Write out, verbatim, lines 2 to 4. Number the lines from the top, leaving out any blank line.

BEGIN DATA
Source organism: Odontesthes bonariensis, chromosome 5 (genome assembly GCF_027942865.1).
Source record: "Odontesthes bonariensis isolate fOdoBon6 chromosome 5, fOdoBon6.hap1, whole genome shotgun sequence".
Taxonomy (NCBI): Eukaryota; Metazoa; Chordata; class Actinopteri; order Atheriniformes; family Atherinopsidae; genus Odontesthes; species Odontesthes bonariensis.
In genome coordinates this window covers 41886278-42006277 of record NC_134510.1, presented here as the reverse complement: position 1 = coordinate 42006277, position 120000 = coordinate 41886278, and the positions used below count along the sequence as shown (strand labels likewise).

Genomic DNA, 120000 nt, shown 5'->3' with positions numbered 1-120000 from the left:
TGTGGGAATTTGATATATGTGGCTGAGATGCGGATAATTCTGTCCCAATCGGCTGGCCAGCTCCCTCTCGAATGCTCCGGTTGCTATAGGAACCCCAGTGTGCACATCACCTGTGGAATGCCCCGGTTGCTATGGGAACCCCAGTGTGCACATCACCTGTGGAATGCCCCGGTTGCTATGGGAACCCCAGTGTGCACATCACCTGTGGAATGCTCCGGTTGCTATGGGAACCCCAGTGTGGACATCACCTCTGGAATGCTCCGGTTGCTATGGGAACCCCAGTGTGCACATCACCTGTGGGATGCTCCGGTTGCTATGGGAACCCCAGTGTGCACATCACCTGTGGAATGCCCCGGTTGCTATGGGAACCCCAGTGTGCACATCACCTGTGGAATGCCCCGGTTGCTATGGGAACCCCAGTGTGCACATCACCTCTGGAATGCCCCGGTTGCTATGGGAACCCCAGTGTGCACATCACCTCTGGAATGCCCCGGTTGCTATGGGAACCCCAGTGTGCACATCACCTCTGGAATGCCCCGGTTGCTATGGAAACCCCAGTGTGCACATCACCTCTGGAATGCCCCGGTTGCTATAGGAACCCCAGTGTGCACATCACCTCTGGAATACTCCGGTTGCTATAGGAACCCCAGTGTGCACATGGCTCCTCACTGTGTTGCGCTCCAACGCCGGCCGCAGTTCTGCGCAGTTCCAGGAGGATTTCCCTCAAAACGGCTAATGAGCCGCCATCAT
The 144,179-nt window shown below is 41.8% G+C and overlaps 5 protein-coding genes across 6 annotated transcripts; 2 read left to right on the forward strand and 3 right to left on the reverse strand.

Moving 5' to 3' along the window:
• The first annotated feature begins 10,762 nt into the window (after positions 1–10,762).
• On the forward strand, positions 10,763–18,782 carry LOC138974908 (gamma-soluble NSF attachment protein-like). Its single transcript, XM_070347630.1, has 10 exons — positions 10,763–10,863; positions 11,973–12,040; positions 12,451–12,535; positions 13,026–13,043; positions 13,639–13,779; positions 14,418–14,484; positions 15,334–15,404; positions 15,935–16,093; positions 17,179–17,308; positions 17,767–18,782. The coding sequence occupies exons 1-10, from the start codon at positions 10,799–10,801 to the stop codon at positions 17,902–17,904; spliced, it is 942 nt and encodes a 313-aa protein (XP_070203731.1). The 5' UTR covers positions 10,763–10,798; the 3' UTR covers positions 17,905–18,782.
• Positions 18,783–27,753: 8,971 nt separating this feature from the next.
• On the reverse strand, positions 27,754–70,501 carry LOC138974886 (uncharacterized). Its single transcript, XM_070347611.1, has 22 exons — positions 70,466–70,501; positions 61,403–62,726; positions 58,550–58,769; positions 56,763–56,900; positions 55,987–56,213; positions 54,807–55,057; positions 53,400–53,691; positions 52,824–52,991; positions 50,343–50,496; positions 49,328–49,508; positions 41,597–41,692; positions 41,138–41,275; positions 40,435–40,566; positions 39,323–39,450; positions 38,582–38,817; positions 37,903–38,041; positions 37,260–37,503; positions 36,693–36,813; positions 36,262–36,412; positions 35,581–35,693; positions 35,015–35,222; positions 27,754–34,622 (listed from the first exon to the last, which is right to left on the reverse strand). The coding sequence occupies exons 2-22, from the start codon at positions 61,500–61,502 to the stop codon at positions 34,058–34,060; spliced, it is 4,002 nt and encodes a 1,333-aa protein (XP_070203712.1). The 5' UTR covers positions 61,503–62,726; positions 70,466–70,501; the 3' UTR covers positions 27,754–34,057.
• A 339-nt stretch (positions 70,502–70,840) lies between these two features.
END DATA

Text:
Source record: "Odontesthes bonariensis isolate fOdoBon6 chromosome 5, fOdoBon6.hap1, whole genome shotgun sequence".
Taxonomy (NCBI): Eukaryota; Metazoa; Chordata; class Actinopteri; order Atheriniformes; family Atherinopsidae; genus Odontesthes; species Odontesthes bonariensis.
In genome coordinates this window covers 41886278-42006277 of record NC_134510.1, presented here as the reverse complement: position 1 = coordinate 42006277, position 120000 = coordinate 41886278, and the positions used below count along the sequence as shown (strand labels likewise).